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How to Pray Eid Salah

by in Soul on 13th June, 2024

Every year, Eid comes around and some of us might end up standing behind the Imam to pray and find ourselves in Ruku when everyone else around us is still standing! We perform the Eid prayer twice a year, and yet we can still make the same mistakes. Here is an ultimate guide to Eid Salah that covers it all, from the origins and dates of Eid to the details of the Eid prayer to help you finally get it right!

What is Eid and how many types are there?

Islam has two specific days of celebration each year: Eid-al-Fitr and Eid-al-Adha. These are days of festivities, worship, generosity and spending time with family. 

Anas ibn Malik reported, The Messenger of Allah (ﷺ) arrived in Medina during two days in which they were celebrating. The Prophet (ﷺ) said, “What are these two days?” They said, “We would celebrate these two days in the time of ignorance.” The Prophet said, “Verily, Allah has replaced these two days with two better days: Eid-al-Adha and Eid-al-Fitr.” (Sunan Abi Dawud 1134)

Eid-al-Fitr is celebrated after the holy month of Ramadan, the ninth month of the Islamic calendar, and it is translated to mean “the festival of breaking the fast”. Eid-al-Adha is celebrated on the 10th of Dhul-Hijjah, the twelfth and final month of the Islamic calendar, and it is translated to mean the ‘festival of sacrifice’

How do we know when it is Eid?

The day of Eid-al-Fitr is determined when the crescent moon for the month of Shawwal is sighted on the 29th night or 30th night of Ramadan. 

Eid-al-Adha is the tenth day of Dhul Hijjah, so when the crescent for this month is sighted for that month following the month of Dhul Qadah, the tenth day afterwards is celebrated as Eid.

How is Eid celebrated?

Both Eid-al-Fitr and Eid-al-Adha are celebrated by Muslims by wearing their best clothes, greeting each other and most importantly performing the Eid prayer in the morning. 

Each Eid also has specific acts of worship related to it. For example, on Eid-al-Fitr, Muslims pay an obligatory charity called Zakat-al-Fitr. This helps the less fortunate Muslims in our community to have enough food to celebrate Eid too. The required amount for Zakat-al-Fitr is the equivalent of one saa’ (approximately 2.5kg) of staple food such as rice or grains for each member of the family, children and elderly included. This usually equates to the cost of a single meal and needs to be paid before Eid prayer. Watch this step-by-step guide on paying Zakat-al-Fitr.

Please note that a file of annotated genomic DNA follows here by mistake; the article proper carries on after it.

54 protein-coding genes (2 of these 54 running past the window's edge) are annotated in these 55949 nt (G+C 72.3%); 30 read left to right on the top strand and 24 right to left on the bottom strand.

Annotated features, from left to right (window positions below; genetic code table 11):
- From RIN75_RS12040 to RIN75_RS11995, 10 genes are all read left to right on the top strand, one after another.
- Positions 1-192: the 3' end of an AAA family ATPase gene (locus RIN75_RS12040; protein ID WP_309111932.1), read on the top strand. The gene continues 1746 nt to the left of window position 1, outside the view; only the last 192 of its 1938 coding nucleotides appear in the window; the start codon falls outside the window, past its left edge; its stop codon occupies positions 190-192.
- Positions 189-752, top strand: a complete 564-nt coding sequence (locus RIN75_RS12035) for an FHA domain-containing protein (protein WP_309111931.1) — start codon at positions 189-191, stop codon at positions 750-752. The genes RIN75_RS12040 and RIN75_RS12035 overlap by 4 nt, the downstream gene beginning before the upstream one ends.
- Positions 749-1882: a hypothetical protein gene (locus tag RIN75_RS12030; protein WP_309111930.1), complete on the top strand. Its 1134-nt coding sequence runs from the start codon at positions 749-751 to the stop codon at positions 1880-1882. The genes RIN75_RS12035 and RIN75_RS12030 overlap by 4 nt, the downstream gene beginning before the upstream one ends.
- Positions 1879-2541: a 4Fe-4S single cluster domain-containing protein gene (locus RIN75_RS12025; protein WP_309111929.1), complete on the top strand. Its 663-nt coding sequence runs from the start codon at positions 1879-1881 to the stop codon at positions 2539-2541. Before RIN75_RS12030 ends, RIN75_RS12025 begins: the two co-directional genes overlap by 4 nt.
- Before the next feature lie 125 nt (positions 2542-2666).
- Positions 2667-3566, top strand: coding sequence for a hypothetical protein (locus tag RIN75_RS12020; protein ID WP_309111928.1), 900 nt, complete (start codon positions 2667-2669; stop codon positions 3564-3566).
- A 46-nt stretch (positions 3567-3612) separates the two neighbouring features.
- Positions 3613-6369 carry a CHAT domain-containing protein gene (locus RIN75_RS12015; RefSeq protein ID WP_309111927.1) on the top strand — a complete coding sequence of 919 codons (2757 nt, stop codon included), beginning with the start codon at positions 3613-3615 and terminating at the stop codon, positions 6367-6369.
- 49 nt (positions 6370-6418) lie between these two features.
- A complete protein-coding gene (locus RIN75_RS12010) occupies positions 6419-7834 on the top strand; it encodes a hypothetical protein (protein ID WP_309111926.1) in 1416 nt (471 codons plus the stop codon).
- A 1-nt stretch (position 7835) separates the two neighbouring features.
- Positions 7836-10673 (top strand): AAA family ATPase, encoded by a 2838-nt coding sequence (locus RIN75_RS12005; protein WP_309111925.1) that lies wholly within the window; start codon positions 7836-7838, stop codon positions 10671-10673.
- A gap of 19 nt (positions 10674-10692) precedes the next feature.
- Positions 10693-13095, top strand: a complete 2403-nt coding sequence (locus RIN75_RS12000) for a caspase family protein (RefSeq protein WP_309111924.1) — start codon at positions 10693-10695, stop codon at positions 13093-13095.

Ibn Abbas reported: “The Messenger of Allah (ﷺ) obligated Zakat-al-Fitr as purification of the fasting person from vain talk and misbehaviour, as food for the poor. Whoever pays it before the Eid prayer, it is accepted as Zakat. Whoever pays it after the Eid prayer, it is part of voluntary charity.” (Sunan Abi Dawud 1609)

On Eid-al-Adha, Muslims sacrifice an animal to commemorate the story of Prophet Ibrahim (AS) and his readiness to sacrifice his son Ismail (AS) when commanded to do so. Allah (Exalted is He) provided a ram to sacrifice in place of Ismail (AS), and this sacrifice continues as part of our Eid celebrations.

The Eid Prayer

The Eid prayer is a special congregational prayer performed in the morning of Eid after sunrise, but before the time of zawaal, the time in which the sun has reached its highest point in the sky. Everyone is encouraged to join the community at the musalla (the prayer space).

Eid Salah for Women

The Prophet (ﷺ) commanded all women, young and old, to come out to the Eid prayer as well, including the menstruating women but told them to keep away from the musalla itself.

Umm ‘Atiyyah reported, “We were ordered to come out on the day of Eid, even the young girls and menstruating women from their houses. We would stand behind the men and declare the greatness of Allah along with them, and supplicate to Allah along with them, hoping for the blessings of that day and its purification from sin.” (Sahih Bukhari 971)